In Cameroon, civil companies do carry out commercial, agricultural, non-industrial and industrial activities. Examples of civil companies in Cameroon include the Industrial Zones Development & Management Authority known by it’s French acronym, MAGZI, the Cameroon Real Estate Company, SIC, National Investment Company, SNI. This however means the civil nature of the company does not affect the nature of the commercial activities that it carries out.
Civil companies in Cameroon are liable to company tax in the case where their members include one or more companies owning shares in a business that opted for corporation tax. This also includes civil companies that have taken the option of company tax under conditions fixed for partnerships.
Some activities carried out by civil companies include:
3. Partnerships that have opted for company tax
They include partnership firms, joint-ventures, limited liability partnerships and financial syndicates. However, it should be noted that this option is irrevocable and may not be applied to companies that are not incorporated as well as partnerships that originated from previous partnership transformations.
For such an option to be valid, the partners are obliged to sign and notify the tax inspector of the area within three months of the start of the financial year. Failure to do that, the company tax will be levied on the share of the profits of
4. Public establishments, regional and local authorities
Scientific, educational, aid bodies, associations, regional and local authorities, all other public establishments are not subject to company tax except in the following cases:
In case they earn income as above, they are obliged to carry out a separate accounting according to the rules and procedures governing commercial law.
5. Micro-finance institutions
All micro-finance institutions irrespective of their nature and legal form are liable to company tax.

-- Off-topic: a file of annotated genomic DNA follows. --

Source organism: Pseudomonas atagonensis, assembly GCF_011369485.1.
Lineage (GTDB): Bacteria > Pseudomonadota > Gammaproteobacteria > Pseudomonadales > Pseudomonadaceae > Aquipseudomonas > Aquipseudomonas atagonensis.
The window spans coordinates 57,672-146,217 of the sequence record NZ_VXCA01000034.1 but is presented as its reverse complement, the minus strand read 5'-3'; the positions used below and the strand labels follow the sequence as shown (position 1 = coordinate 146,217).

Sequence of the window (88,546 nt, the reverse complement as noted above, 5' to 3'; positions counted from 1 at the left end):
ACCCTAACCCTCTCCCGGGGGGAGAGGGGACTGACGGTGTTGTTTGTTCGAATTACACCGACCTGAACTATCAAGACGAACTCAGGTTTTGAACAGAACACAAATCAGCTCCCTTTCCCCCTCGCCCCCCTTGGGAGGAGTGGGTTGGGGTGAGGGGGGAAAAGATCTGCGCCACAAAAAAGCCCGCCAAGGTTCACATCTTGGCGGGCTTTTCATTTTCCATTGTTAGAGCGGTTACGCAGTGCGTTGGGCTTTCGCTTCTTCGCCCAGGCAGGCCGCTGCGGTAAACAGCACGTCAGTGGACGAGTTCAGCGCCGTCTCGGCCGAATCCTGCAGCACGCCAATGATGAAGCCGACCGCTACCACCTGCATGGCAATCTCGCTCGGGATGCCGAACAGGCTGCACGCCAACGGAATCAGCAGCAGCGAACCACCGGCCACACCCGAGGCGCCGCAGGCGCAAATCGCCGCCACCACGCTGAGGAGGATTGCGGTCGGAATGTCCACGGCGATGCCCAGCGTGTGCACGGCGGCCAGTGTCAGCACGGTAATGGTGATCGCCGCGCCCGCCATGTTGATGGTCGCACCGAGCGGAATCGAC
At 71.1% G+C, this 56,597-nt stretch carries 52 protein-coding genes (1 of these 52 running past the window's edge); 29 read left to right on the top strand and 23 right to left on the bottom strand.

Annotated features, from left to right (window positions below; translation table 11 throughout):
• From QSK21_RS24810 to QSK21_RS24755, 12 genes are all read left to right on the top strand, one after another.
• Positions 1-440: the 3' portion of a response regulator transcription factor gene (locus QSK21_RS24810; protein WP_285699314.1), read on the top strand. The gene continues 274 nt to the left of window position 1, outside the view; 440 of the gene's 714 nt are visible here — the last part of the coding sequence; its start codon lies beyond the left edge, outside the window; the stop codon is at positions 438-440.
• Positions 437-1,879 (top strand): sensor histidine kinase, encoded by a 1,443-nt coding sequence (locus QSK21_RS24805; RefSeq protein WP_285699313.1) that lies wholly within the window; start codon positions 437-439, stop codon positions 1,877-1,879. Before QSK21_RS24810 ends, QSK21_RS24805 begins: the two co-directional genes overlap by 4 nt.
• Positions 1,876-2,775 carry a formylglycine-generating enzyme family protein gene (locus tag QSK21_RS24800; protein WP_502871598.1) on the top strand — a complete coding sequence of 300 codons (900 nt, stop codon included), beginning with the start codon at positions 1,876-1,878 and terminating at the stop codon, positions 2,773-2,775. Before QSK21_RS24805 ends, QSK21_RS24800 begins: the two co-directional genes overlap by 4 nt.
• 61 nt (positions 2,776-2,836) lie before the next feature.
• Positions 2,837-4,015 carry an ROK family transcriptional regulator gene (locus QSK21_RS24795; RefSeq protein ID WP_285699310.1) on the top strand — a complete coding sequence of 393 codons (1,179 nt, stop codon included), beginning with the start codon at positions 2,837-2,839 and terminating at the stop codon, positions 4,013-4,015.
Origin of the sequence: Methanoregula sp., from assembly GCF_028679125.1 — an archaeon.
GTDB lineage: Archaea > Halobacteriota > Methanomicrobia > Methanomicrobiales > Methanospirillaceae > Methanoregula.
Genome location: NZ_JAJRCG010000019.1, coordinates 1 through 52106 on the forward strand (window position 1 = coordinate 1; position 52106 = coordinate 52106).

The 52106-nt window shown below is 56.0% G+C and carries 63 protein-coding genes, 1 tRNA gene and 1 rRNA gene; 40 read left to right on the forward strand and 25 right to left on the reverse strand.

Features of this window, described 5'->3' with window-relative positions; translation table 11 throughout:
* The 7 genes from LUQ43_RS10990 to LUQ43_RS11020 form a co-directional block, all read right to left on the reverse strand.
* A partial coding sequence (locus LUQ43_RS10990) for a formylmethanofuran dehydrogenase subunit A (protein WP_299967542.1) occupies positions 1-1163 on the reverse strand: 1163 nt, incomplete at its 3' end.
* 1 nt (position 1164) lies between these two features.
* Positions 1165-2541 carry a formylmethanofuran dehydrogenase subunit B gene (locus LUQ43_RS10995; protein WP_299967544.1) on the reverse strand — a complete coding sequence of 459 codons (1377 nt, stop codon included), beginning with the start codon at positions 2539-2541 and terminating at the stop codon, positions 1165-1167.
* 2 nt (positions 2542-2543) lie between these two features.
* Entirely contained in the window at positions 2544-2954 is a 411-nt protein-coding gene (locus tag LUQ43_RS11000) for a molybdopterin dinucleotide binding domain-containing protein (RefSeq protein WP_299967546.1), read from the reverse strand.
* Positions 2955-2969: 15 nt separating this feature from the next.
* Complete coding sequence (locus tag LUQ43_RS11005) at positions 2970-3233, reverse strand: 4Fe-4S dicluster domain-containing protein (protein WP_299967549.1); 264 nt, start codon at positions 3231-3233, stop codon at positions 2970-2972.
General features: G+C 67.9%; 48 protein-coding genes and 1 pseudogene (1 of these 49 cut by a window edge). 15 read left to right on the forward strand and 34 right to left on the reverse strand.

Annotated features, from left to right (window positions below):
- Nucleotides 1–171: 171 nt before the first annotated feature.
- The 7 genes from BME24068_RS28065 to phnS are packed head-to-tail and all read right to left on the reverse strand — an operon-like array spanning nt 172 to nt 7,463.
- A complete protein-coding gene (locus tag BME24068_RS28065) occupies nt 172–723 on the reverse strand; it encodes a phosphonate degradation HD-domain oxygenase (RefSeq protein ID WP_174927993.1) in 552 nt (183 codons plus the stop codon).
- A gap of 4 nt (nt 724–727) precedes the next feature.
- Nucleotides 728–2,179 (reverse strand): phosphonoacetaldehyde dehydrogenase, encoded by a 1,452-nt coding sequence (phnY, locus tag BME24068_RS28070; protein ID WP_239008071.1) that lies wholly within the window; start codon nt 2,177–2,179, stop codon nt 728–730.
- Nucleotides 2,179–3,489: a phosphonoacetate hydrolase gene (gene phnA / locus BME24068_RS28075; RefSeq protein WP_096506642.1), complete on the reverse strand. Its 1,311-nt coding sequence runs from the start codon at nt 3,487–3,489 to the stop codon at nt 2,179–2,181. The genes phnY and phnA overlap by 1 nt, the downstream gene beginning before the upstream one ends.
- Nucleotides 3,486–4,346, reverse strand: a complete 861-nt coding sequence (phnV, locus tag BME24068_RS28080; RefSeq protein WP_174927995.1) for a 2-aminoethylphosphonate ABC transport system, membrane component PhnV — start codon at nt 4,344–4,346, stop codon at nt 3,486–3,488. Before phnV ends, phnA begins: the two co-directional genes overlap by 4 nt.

Not every activity or institution in Cameroon is liable to company tax. There are certain institutions that have been exempted from corporation tax in Cameroon. Some of them include:
1. Co-operative societies that are engaged in the production, processing, conservation and the sales of livestock and agriculture produce are not liable to company tax.
2. Agricultural and pastoral unions
3. Agricultural mutual credit funds
4 Mutual-aid societies and associations
5. Regional and local authorities
6. Bodies and societies responsible for rural development
7. Non-profit making private education establishments
8. National Social Insurance Fund only on the benefits that deals with salaries
9. Open-end investment companies (SICAV), mutual credit and investment funds for profits gotten as part of their legal activity
10. Public hospital establishments
11. Economic interest groups for share profits distributed to their members who are natural persons.
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This content has been prepared for information purposes only. It is not intended to provide, and should not be relied on for, tax, accounting or legal advice. You need to consult your own tax, accounting or legal advisors before engaging in any transaction.